For tracks, there are more flexibility as common N scale tracks can be used with slight modification (rule of thumb is to remove the alternate ties). I have mostly used Peco N scale Code 55 turnouts and tracks – others should work as well.
The layout is viewed from the station, that is the town and the loco shed stays in the background. The Hill Cart Road can be modeled to be the busy lifeline it truly is if the layout depicts modern days, else it can be left more or less moderately crowded while focusing on the DHR portion itself if the era is chosen to be up to 1960’s. Note that the layout will require at least one staging and fiddle yard, my recommendation is towards ‘Ghum.’
I think the funny title says it all! This design has one fundamental design element, that is a ‘Y’ and is made for a corner. Designed in N scale, this is basically a small switching layout covering 3 square ft. with two additional sections on each side to accompany the scene. There is plenty of opportunity to model different facilities like oil, grain, warehouses, you can add quite a few cranes, a quay for boats and even a small lighthouse if you wish!
In just 3′ X 3′ area this gives a lot of action, interesting scenes, and most importantly a good depth that is generally absent from a typical small switching layout. The intriguing part is definitely the wye – and I personally liked the unique shape of it in a relatively tight space and with pretty broad curves. With a little bigger space (6 inches on each side) the central square module can actually become a very interesting switching layout by adding a couple of more siding and/or switchbacks.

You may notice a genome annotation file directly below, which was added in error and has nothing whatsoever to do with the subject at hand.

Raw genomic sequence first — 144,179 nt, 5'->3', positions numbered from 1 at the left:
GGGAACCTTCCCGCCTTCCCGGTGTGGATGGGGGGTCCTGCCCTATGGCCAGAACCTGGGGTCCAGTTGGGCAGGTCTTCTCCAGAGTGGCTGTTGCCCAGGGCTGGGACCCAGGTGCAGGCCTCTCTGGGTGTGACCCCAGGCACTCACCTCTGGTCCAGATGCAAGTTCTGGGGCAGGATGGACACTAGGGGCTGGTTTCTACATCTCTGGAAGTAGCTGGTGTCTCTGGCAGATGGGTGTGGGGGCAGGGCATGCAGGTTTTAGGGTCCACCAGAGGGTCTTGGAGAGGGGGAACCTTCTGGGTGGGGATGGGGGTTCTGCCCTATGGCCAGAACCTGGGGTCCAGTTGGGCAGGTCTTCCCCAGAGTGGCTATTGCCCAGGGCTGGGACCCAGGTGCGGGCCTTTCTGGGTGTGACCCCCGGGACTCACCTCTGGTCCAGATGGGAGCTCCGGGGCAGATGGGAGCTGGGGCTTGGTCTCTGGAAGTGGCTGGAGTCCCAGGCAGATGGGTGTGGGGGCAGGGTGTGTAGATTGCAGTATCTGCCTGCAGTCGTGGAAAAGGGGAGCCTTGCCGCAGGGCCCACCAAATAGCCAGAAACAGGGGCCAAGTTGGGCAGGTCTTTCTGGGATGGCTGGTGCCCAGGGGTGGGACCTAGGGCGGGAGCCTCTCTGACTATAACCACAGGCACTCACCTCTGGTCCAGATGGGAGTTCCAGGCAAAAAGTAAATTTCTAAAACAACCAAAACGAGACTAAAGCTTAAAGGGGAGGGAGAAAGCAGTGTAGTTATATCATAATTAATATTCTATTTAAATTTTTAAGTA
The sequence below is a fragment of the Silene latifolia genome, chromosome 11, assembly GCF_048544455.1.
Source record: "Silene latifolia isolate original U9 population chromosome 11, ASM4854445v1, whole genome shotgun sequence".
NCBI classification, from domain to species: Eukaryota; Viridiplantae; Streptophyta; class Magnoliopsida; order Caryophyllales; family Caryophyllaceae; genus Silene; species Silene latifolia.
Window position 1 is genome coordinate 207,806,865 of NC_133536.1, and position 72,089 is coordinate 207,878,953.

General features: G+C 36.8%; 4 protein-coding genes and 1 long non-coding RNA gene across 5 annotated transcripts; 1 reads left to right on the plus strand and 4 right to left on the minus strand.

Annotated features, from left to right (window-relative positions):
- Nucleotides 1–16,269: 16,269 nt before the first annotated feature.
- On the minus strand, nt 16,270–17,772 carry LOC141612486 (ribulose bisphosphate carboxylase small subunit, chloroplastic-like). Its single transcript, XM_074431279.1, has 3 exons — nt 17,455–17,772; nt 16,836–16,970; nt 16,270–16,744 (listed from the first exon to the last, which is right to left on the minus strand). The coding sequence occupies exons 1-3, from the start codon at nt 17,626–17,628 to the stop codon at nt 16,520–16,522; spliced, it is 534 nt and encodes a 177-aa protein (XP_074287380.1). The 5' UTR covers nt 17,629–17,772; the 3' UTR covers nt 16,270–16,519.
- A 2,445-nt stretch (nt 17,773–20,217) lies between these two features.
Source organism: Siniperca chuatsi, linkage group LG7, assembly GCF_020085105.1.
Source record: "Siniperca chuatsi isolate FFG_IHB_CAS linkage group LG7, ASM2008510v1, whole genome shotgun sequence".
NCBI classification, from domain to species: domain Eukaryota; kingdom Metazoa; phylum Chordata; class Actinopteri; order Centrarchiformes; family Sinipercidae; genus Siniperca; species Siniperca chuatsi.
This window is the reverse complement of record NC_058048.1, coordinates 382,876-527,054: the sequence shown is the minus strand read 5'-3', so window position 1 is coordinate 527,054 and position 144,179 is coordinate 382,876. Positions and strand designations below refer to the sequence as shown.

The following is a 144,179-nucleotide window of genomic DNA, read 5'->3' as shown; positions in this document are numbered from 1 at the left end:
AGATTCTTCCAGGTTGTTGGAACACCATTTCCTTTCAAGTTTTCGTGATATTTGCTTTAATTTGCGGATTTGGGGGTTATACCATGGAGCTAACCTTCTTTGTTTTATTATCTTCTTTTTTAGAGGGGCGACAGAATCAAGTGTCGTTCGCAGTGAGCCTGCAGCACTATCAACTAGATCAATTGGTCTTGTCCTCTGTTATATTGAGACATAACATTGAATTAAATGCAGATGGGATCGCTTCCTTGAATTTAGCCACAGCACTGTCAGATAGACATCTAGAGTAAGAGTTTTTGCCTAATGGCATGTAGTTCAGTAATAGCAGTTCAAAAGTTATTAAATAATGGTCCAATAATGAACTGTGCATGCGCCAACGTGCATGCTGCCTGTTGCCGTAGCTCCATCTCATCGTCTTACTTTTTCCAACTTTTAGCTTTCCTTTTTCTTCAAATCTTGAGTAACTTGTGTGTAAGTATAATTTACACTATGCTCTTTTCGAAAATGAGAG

The layout is not designed keeping any particular era in mind, this can fit in any era and any locale. I used Atlas tracks and switches for the design – #5, #6 and #7 turnouts, but I am sure other manufacturer’s tracks will fit as easily.
Inspired by Harlem Transfer in New York, I designed this for small space with off the shelf turnouts. Those who are familiar with rail-marine transfer business know that the transfer companies were busy entities since end of 19th century till 1960s, and New York had seen quite a few remarkable transfer facilities in the first half of the 20the century. All these transfer facilities had very complex track work packed in a very tight space – even by the prototype’s standards. Yes, even 9-3/4″ curve in N scale would be perfectly prototypical (if not broad) for these facilities. For prototype information, please visit: http://members.trainweb.com/bedt/indloco/ht.html